Glial cells are the most abundant cell types in the central nervous system. There are 3 types of glial cells: astrocytes, oligodendrocytes, and microglia. Recently, evidence shows that microglia cells and astrocytes activation are being considered as a pathological hallmark in neurodegenerative disorders (Wu et al. 2002; Dauer and Przedborski 2003; Gao et al. 2003; Benner et al. 2004). CD11b and GFAP are specific markers for activated microglia cells and astrocytes, respectively. RAGE, a multiligand receptor in the immunoglobulin family, is expressed in tissues with ongoing glycooxidation and tissue damage. Latest reports indicate that AGEs binding to its receptor (RAGE) leads to NF-κB activation which allows its translocation to the nucleus, where it regulates the expression of a large number of genes, including TNF-α, IL-1β, and RAGE (Singh et al. 2001; Evans et al. 2002). In a further study, RAGE expression has been shown to be colocalized with activated microglial cells and astrocytes in neurodegenerative disease (Takeda et al. 1998; Lue et al. 2001). In this study, D-gal administration significantly increased the number of CD11b-positive microglia cells and GFAP-positive astrocytes in mouse prefrontal cortex as compared with the control group (FCD11b(3,8) = 148.846, P < 0.001; FGFAP(3,8) = 49.772, P < 0.001; Fig. 4A,B). Similarly, D-gal administration also significantly increased the number of RAGE-positive cells in mouse prefrontal cortex as compared with the control group (FRAGE(3,8) = 52.355, P < 0.001; Fig. 4A,B). Moreover, RAGE-positive cells colocalized with activated microglial cells and astrocytes in the prefrontal cortex of D-gal–treated mice (Fig. 4A). But, oral administration of UA to D-gal–treated mice for 8 weeks could significantly reduced the number of CD11b-positive microglia cells and GFAP-positive astrocytes and decreased the number of RAGE-positive cells in the prefrontal cortex (FCD11b(3,8) = 148.846, P < 0.001; FGFAP(3,8) = 49.772, P < 0.01; FRAGE(3,8) = 52.355, P < 0.01; Fig. 4A,B). Furthermore, the semiquantitative western blot analysis of CD11b, GFAP, and RAGE expression was carried out in prefrontal cortex of each group (Fig. 4C). Similar results were obtained from this semiquantitative analysis (Fig. 4D). The expression of CD11b, GFAP, and RAGE in the prefrontal cortex of D-gal–treated mice was significantly upregulated as compared with that in the prefrontal cortex of control group (FCD11b(3,8) = 80.23, P < 0.001; FGFAP(3,8) = 34.741, P < 0.001; FRAGE(3,8) = 71.637, P < 0.001). Whereas, these increases were significantly attenuated in the presence of UA at the dose of 10 mg/(Kg day) (FCD11b(3,8) = 80.23, P < 0.001; FGFAP(3,8) = 34.741, P < 0.01; FRAGE(3,8) = 71.637, P < 0.001). But, these protein levels in the prefrontal cortex of UA/D-gal group were not restored to normal level (FCD11b(3,8) = 80.23, P < 0.01; FGFAP(3,8) = 34.741, P < 0.05; FRAGE(3,8) = 71.637, P < 0.01). There was no significant difference between the control group and the UA group.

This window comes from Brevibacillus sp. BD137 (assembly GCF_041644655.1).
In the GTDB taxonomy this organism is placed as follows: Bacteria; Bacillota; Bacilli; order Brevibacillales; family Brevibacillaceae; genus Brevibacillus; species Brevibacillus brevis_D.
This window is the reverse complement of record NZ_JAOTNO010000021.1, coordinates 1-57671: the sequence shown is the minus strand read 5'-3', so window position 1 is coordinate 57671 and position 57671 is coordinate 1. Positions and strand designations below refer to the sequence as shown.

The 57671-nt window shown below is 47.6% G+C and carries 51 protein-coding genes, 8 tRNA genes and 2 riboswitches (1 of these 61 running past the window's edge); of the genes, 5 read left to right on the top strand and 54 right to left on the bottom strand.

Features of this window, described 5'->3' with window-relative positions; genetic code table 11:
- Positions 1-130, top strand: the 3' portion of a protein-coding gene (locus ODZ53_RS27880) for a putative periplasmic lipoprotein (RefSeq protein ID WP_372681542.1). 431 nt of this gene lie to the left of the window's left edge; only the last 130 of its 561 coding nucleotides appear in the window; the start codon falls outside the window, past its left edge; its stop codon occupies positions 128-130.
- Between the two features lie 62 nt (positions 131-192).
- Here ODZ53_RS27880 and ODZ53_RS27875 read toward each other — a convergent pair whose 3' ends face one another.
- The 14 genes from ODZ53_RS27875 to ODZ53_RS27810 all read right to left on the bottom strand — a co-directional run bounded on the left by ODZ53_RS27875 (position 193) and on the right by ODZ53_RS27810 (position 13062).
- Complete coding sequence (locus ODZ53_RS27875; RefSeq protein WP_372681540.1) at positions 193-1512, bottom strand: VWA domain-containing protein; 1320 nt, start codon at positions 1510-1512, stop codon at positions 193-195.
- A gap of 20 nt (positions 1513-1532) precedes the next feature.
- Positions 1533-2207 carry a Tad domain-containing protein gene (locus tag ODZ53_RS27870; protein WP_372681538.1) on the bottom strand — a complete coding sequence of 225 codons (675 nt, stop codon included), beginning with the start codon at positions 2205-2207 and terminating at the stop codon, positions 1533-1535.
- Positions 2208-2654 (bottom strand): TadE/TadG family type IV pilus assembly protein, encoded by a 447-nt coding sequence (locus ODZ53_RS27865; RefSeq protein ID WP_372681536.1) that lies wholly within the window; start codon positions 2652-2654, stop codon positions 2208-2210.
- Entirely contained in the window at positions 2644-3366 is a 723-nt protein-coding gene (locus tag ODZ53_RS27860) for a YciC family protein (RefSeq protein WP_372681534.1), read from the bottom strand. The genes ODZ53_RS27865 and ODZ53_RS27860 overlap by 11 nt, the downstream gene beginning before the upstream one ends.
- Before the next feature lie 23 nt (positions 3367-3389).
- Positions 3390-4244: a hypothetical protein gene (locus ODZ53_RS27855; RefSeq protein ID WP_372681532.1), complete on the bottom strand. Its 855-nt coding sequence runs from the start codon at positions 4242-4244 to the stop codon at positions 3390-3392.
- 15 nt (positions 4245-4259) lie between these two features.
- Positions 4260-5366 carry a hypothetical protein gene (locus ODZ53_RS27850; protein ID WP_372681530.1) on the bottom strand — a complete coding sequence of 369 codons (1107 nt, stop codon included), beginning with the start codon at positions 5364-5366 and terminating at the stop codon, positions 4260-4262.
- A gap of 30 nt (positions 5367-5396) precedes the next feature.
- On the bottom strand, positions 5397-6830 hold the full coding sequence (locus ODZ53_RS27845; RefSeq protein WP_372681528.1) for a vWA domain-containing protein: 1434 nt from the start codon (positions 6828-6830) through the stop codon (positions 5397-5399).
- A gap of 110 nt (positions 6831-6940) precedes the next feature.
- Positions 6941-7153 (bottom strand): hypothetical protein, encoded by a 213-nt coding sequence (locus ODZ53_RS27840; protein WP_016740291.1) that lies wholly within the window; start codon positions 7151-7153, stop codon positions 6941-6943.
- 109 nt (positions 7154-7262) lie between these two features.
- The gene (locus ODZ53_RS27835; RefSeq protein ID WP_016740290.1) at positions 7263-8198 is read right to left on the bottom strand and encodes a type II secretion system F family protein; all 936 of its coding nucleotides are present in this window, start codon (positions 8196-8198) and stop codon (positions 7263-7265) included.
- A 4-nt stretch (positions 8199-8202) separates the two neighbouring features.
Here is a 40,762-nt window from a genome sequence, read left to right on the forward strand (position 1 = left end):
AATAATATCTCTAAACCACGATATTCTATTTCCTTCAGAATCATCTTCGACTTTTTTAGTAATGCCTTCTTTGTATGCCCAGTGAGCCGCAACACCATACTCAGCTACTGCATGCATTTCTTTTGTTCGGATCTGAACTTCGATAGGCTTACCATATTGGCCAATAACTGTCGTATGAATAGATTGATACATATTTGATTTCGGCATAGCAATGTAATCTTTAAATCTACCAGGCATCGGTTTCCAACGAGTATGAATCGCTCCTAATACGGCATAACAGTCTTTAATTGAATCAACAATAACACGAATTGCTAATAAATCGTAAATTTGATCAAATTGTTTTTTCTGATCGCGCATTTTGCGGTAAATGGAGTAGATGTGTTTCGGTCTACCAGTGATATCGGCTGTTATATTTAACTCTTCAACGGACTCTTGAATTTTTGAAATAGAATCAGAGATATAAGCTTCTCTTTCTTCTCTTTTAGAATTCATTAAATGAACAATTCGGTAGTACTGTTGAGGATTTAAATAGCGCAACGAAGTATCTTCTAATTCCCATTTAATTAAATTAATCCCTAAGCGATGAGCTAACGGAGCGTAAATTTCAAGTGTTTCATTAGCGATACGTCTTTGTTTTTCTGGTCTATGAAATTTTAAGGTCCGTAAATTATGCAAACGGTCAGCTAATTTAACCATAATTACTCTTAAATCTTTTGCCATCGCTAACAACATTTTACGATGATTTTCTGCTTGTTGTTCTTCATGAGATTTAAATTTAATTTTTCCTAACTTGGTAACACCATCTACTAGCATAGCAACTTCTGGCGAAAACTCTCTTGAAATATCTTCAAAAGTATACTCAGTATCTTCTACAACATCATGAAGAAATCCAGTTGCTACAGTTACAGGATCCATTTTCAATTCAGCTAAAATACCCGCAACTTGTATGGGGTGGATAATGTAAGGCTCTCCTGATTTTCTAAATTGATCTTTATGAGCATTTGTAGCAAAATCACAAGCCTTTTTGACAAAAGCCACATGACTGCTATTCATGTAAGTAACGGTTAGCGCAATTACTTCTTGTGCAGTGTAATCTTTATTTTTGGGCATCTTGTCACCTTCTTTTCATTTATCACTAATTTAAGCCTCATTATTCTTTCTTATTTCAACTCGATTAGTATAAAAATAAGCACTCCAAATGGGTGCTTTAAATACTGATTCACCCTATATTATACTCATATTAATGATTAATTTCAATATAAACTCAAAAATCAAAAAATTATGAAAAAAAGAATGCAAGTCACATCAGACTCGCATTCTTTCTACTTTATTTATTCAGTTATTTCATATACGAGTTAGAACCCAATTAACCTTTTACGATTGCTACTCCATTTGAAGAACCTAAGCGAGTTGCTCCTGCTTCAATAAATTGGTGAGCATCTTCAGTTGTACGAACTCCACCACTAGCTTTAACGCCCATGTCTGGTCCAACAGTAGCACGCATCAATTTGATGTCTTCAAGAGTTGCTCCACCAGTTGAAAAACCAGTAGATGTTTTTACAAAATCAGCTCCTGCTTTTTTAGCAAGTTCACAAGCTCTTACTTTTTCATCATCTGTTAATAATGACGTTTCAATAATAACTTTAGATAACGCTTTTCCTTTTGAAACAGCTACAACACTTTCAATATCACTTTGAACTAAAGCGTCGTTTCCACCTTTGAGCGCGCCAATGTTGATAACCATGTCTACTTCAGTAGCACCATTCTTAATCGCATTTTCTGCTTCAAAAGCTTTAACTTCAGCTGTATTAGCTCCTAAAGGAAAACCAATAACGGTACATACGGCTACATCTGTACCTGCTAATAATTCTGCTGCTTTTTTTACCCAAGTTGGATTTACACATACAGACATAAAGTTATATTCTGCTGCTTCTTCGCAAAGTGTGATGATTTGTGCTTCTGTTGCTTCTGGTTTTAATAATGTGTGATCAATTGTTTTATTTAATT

Figure 4.

UA reduces the number of CD11b-stained cells, GFAP-stained cells, and RAGE-positive cells and decreases the expression of CD11b, GFAP, and RAGE in the prefrontal cortex of D-gal–treated mice (n = 3). Values are averages from 3 independent experiments. All values are expressed as mean ± standard deviation. (A) Representative immunofluorescence staining for CD11b, GFAP, and RAGE in mouse prefrontal cortex (×400 magnification). (B) Quantitative analysis of the number of CD11b, GFAP, and RAGE-positive cells. *P < 0.05, **P < 0.01, ***P < 0.001 versus control group; ##P < 0.01, ###P < 0.001 versus D-gal group. (C) Representative immublot for CD11b, GFAP, and RAGE in mouse prefrontal cortex. (D) Fold change in relative density of CD11b, GFAP, and RAGE-protein bands. The relative density is expressed as the ratio CD11b, GFAP, and RAGE/β-actin, and the vehicle control is set as 1.0. *P < 0.05, **P < 0.01, ***P < 0.001 versus control group; ##P < 0.01, ###P < 0.001 versus D-gal group.

Figure 4.